Shahrukh’s voice is laced with a little bit of anger and a little too much of frustration. “Sir, everyone is saying the same thing. How do I do business like this?” I’d just told him I won’t be able to buy my weekly quota of fish as I didn’t have any spare cash and he didn’t have a card reader or even a PayTm wallet.
Shahrukh’s mobile otherwise, diligently taking orders on his phone and delivering the fresh fish within minutes to a certain radius around East Delhi’s Ghazipur market. Given that Delhi’s tryst with fresh seafood is seasonal, this is peak season for him. He just needs to wait another four weeks or so before buyers are flush with cash to tide and ready to buy his pomfrets and sardines. Let’s hope his small business survives that long.
The 30-year-old and a lot of other small businessmen across the country are wondering how exactly they can get people to transact in cash. Some have a bigger problem, given that they deal in items that are price elastic. Certainly, fish is not that big a necessity for you to spend precious cash on it. There are many other products like this — fruits, nuts, sweets, roadside snacks, etc — which you can forgo if you don’t have enough legal tender to buy the same. A few enterprising guys, seeing the business go away, have started switching to Paytm or other mobile wallets to offer their customers an option. One of them told me recently that his issue was ensuring he had enough data all the time to keep it running. Getting an active data plan has started eating into his profits he said. But then it is a ‘minor inconvenience’.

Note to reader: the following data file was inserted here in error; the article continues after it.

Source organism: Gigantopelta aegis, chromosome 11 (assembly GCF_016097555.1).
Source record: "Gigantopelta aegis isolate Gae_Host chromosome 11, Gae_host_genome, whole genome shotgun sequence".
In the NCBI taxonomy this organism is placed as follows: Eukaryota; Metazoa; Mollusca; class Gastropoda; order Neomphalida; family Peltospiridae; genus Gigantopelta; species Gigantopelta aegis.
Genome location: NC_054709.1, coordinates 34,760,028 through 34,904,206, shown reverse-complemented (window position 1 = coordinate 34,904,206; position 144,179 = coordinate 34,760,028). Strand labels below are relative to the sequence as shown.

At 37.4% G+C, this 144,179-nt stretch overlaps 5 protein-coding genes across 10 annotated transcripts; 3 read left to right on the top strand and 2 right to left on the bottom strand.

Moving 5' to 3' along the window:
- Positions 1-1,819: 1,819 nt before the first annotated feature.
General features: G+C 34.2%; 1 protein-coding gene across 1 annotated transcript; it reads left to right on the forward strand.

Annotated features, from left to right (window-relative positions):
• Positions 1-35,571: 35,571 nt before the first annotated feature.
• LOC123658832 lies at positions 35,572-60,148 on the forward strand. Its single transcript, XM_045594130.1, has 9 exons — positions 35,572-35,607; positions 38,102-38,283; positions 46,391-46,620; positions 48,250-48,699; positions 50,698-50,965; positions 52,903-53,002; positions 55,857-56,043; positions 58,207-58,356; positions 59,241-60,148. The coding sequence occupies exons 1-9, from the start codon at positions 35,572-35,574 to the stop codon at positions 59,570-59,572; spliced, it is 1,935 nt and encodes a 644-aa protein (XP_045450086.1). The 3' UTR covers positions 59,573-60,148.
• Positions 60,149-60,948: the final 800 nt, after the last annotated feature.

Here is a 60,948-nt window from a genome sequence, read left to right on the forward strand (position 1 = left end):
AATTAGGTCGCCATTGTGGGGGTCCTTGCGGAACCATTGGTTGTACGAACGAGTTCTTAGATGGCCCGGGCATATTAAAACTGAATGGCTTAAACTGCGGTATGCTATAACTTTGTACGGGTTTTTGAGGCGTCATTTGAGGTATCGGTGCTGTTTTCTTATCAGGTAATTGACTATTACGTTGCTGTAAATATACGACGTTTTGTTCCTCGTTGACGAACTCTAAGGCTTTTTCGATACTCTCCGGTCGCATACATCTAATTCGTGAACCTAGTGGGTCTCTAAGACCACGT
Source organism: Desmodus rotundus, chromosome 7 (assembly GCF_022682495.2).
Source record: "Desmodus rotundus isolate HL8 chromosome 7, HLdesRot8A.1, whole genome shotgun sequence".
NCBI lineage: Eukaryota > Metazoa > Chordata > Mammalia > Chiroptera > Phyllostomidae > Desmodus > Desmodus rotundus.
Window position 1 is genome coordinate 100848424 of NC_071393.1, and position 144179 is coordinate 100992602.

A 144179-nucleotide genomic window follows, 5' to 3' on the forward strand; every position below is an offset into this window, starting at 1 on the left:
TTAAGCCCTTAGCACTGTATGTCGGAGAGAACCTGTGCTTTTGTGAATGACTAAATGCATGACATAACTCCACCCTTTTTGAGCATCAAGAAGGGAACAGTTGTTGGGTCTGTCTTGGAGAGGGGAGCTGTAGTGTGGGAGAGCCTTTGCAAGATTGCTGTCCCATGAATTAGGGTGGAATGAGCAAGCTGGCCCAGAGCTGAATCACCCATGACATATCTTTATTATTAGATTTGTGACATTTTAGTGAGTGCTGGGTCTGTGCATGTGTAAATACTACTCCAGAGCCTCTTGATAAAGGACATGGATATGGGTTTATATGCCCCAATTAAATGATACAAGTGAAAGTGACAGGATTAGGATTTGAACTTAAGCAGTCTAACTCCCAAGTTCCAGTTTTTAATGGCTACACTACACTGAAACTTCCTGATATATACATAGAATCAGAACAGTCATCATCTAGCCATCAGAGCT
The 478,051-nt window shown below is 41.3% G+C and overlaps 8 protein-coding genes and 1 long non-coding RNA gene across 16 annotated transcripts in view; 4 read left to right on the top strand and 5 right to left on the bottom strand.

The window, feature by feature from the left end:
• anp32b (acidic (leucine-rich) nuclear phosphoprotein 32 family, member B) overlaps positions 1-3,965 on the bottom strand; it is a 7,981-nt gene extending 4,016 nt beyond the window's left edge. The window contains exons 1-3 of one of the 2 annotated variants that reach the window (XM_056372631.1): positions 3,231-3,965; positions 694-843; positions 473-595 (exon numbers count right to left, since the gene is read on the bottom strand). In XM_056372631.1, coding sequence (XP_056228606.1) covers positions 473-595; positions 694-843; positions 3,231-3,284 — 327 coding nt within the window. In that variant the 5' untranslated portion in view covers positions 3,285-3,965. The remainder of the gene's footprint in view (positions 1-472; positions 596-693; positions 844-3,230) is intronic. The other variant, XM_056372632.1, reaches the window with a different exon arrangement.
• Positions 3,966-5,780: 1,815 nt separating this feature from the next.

However, there is a larger question here. How do we expect millions of small traders, mom and pop shops and vendors across the country to switch to smartphones and data packs overnight? Yes, India is the fastest growing Internet location in the world, but it will still take the average user some time to understand the web and how it works. There have been no awareness drives towards this effect till Prime Minister Narendra Modi spoke to the nation on Mann ki Baat.
On the bright side, this might be the biggest push mobile Internet has got in the country. Millions of people must now be switching on data packs while others will be upgrading to devices, networks and plans that let them access the web when needed — to make or receive a payment. The opportunity is immense as it will take out all unaccounted transactions from the system, however small they might be.
There is also an opportunity here. Can we get this push towards card/mobile/online payments to negate the requirement for bills and vouchers while corporate claims and tax returns? Afterall, all these payments, however, tiny will start showing against your PAN number. Then there should be no need for us to show these as paper bills at the end of each month to get a tax deduction. The government will know where we have spend the money and that should be enough.
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